A month or so ago I reported on Patisserie Philippe opening in the Metro Showplace Square, near the turnaround at 8th St. and Townsend. (It looks like the beginning of October for that opening.) Showrooms like Roche Bobois (just opened) and others, from home theater to window treatment showrooms, will soon have some restaurants in the mix. Just next door to the patisserie will be the ~HOLY GRILL~, opening by the end of September, serving burgers, fries, chicken, salads, and sandwiches for lunch and dinner (11am-9pm daily). They also will offer beer and wine. This is a project from Mission Bay Foods, who also own Dos Piñas Taqueria at 16th and Rhode Island. 659 Townsend at 8th St.

Another eatery opening soon will be the ~SAFFRON LOUNGE~, a tiny Mediterranean joint offering Mediterranean classics (expect some dolmades and hummus). They will be open for lunch only to start. 685 Townsend St.

Then there's the slightly upscale ~GRAND PUH BAH~, a Thai restaurant that will be open for lunch and dinner, with furnishings from Thailand, white tablecloths, and a good wine list. The Grand Puh Bah should be holding court by the end of the year. 88 Division St.

A couple little tidbits: ~SOCIALE~ is celebrating their fifth anniversary—swing by from now until the 9th for some old faves on their menu, and complimentary prosecco.

After the fire they experienced, ~PICCADILLY FISH & CHIPS~ has (somewhat) remodeled and is now open again. No big changes—just a new counter and a few other details. 1348 Polk St.

According to my calculations, ~MYTH CAFÉ~ should be open for dinner and serving their new menu of affordable and tasty bites tonight. Release the sliders. (But call and confirm first: 415-677-4289.)

Bruce Cole of Edible San Francisco has launched a blog, ~EDIBLE NATION~, the official blog for Edible Communities. Check it out.

 
the regular

SEPTEMBER 5, 2006 | SAN FRANCISCO Destination: Lake Tahoe
Lake Tahoe is very near and dear to my heart. Not only did my parents have their honeymoon there, but soon thereafter purchased a cabin in Tahoma (smart move, 'rents, seriously), where I've been coming since I was literally in diapers. It's truly a second home to me. Some only come to the lake to ski and snowboard in the winter, while others (like me) prefer the stunning summer months. While I can't offer any housing suggestions since all I know is our cabin, I can suggest some tasty places to eat while you're at the lake that are open year-round.

Sol y Lago image

Sol y Lago
Boatworks Mall
760 N. Lake Blvd.
Tahoe City, CA 96145

530-583-0358
website

Bar opens 4:20pm (seriously)
Dinner Mon-Thu 5:30pm-10pm
Fri-Sat 5:30pm-10:30pm

Apps $4.50-$11
Entrées $18-$22
Desserts $4-$6

Let's face it: lakeside dining is often disappointing. Like San Francisco, you usually are paying for your view, with food as a tragic and overpriced afterthought. One place that totally broke that paradigm for me is ~SOL Y LAGO~, a Tahoe City restaurant from San Francisco's Johnny Alamilla, formerly of Alma in the Mission, and Brian Reccow, who hails from Thirsty Bear. They moved up here, partially to get more snowboarding in, and took over the former Hacienda, offering what Alamilla has coined "Sierra Latino Cuisine." The menu features an array of downright affordable (and tasty) tapas, both hot and cold.

I was definitely fired up on the presentation of the quinoa gratin ($7), a hearty dish with roasted tomatoes and cream, and melted queso cotija on top—it arrives sizzling hot. However, I found the accompanying crostini somewhat superfluous—all you need with that dish is a fork. Toothsome empanadas ($8) had a mash of bright green peas inside, with a flavorful carrot and cayenne pool of sauce on the plate. Speaking of the plate, it arrived hot, which was nice for the empanadas, but didn't do any service to the (rather undressed) mixed greens on there as well. A favorite, the perfectly-cooked coconut-glazed prawns ($11), came on a bed of Bloomsdale spinach and really had some zing—meanwhile, the wild striped bass ceviche ($9) was flat and under-seasoned—it needed some kick that the mild green chilies weren't generating (stingy, those chilies). Achiote chicken skewers ($7) were juicy and tender, although one was doused with the honey and coriander mustard sauce, while the other exhibited a lighter hand.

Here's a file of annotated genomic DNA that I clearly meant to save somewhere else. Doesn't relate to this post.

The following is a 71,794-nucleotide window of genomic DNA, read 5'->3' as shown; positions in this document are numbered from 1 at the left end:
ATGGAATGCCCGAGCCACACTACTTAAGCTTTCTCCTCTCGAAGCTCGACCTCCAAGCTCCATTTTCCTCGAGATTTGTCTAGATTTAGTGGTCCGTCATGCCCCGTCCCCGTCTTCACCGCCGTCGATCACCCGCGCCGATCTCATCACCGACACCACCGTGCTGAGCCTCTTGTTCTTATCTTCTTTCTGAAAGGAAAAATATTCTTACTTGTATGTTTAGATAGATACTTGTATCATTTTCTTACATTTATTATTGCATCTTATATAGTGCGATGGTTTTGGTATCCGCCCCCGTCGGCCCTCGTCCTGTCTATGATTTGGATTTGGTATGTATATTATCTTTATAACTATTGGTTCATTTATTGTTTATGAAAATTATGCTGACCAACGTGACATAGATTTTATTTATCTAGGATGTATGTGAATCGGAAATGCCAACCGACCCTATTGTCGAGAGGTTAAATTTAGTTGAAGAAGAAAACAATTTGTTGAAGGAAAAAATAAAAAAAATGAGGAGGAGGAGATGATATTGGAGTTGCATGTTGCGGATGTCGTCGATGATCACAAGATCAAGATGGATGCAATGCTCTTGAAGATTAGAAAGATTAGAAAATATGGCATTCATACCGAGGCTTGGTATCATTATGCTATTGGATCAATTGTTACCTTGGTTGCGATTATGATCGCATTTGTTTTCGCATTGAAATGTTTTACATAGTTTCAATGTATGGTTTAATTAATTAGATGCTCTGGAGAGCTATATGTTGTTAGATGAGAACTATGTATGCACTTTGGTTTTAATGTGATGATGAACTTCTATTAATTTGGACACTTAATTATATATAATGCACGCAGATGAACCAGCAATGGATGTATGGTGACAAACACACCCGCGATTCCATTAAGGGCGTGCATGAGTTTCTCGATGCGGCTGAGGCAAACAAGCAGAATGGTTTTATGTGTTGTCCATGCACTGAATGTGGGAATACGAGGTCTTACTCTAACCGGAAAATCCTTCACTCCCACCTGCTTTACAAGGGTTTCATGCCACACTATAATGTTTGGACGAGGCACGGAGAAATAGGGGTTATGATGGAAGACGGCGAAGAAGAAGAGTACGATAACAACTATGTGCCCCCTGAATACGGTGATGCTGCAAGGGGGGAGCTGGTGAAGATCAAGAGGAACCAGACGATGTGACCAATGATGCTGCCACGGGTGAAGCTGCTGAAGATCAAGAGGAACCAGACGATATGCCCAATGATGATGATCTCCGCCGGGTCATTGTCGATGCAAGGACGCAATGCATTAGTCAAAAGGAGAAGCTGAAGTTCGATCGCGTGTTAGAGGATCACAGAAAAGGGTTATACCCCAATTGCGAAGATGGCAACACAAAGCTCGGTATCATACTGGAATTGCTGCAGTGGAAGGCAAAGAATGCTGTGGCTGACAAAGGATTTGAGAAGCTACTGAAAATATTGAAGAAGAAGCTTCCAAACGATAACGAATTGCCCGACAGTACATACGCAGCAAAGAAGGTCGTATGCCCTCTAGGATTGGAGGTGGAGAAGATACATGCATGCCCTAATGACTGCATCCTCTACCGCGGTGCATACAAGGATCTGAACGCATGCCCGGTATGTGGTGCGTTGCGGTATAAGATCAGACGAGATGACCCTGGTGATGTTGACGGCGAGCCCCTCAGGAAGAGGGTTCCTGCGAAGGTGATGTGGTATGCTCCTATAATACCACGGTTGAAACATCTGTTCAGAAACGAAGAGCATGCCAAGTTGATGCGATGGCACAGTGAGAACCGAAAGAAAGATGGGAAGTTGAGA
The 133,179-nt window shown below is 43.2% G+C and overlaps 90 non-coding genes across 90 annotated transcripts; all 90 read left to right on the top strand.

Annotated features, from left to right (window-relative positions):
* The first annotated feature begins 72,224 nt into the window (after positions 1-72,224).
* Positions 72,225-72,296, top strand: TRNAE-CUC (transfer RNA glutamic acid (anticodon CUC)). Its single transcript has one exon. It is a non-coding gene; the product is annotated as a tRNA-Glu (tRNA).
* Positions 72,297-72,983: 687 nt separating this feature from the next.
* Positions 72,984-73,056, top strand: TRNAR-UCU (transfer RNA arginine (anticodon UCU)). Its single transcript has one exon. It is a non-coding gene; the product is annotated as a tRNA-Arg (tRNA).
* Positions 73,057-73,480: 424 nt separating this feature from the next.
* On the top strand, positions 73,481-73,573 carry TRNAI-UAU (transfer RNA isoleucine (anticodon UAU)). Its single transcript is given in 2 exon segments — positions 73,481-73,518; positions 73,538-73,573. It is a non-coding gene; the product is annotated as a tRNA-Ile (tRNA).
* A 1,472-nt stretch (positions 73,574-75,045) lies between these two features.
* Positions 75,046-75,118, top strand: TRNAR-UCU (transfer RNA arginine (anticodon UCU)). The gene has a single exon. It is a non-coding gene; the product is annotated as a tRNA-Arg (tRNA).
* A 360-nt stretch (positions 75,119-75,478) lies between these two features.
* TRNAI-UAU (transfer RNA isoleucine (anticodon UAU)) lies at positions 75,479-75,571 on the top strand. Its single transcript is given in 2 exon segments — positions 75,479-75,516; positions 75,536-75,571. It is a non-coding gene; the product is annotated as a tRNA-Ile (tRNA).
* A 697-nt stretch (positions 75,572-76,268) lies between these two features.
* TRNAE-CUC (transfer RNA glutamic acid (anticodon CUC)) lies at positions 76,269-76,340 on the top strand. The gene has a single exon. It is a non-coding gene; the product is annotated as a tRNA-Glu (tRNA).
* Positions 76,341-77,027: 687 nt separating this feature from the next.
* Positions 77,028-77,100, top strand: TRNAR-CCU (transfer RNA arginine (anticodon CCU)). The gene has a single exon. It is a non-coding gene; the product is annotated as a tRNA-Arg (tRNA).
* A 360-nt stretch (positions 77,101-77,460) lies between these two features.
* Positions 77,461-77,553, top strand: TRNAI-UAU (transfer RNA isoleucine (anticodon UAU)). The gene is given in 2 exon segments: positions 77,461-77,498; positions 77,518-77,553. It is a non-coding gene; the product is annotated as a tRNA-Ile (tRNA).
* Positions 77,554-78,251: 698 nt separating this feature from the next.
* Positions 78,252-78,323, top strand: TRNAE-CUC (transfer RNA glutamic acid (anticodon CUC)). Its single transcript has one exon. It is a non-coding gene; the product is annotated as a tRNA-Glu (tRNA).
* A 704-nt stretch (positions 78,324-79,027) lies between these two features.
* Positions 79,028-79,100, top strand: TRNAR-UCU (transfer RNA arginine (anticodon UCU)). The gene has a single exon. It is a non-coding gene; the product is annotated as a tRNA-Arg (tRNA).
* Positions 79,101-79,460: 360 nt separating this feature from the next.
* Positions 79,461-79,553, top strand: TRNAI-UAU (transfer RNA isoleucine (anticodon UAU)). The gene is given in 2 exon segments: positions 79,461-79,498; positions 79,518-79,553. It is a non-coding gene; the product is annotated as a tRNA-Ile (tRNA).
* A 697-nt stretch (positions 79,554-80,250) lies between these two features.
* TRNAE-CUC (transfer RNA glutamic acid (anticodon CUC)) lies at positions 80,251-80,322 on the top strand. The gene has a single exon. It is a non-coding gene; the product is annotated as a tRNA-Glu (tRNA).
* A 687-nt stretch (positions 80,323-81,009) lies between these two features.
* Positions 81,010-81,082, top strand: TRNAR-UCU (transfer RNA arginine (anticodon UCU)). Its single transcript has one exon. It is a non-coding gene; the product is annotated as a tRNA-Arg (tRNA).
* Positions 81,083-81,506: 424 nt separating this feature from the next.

Mains are also affordable (even a rib eye is only $22), but unfortunately weren't quite as faboo as the commendable parade of tapas. The roasted free-range chicken ($18) generously comes with two legs (two thighs and drumsticks). The crackly crust was delicious and the chicken was juicy, but overall the seasoning just wasn't really there. It needed to be fully dialed; I'm not asking for ELEVEN, even eight would be great. Chicky chick comes with baby onions and scrumptious cornmeal dumplings with a hint of Parmesan that lounge around in the fennel-scented broth. Pan-seared halibut ($19) arrived a touch overdone, dang, which was a shame because the tricolore of sweet corn, roasted tomato coulis, and pumpkin seed pesto all offered a savory and bright counterpoint. This dish was close to rocking. Very close.

Desserts really nailed it—it was impossible to avoid finishing the house-made tres leches cake ($6), and everyone should at least try the chocolate and jalapeño gelato ($4), a special recipe made in conjunction with Ciao Bella for the restaurant (Sol y Lago is the only place where you could taste it). There's also a sundae ($6) topped with a cornmeal-cayenne crunch that should be packaged and sold separately, it's that good.

If you're craving a lake view, Sol y Lago has it, but once the sun goes down, the alcove area offering the view is a bit nondescript and plain. The main dining area is more stylish, with a long bar that can fill up with cocktail seekers (mojito, anyone?) and those craving a quick bite. Music was spot-on. Service was kind, but the kitchen definitely had some timing issues, with long gaps between various courses, and then suddenly a couple dishes would arrive at once. Just kick back and enjoy a glass of South American wine, like one of the affordable Malbecs, including a 2005 rosé from Terza Volta ($5.50) that held up well to some of the tapas. Overall, Sol y Lago offers some flavorful cuisine that isn't common, and at a price that can't be beat. And whaddya know, there's that gorg view.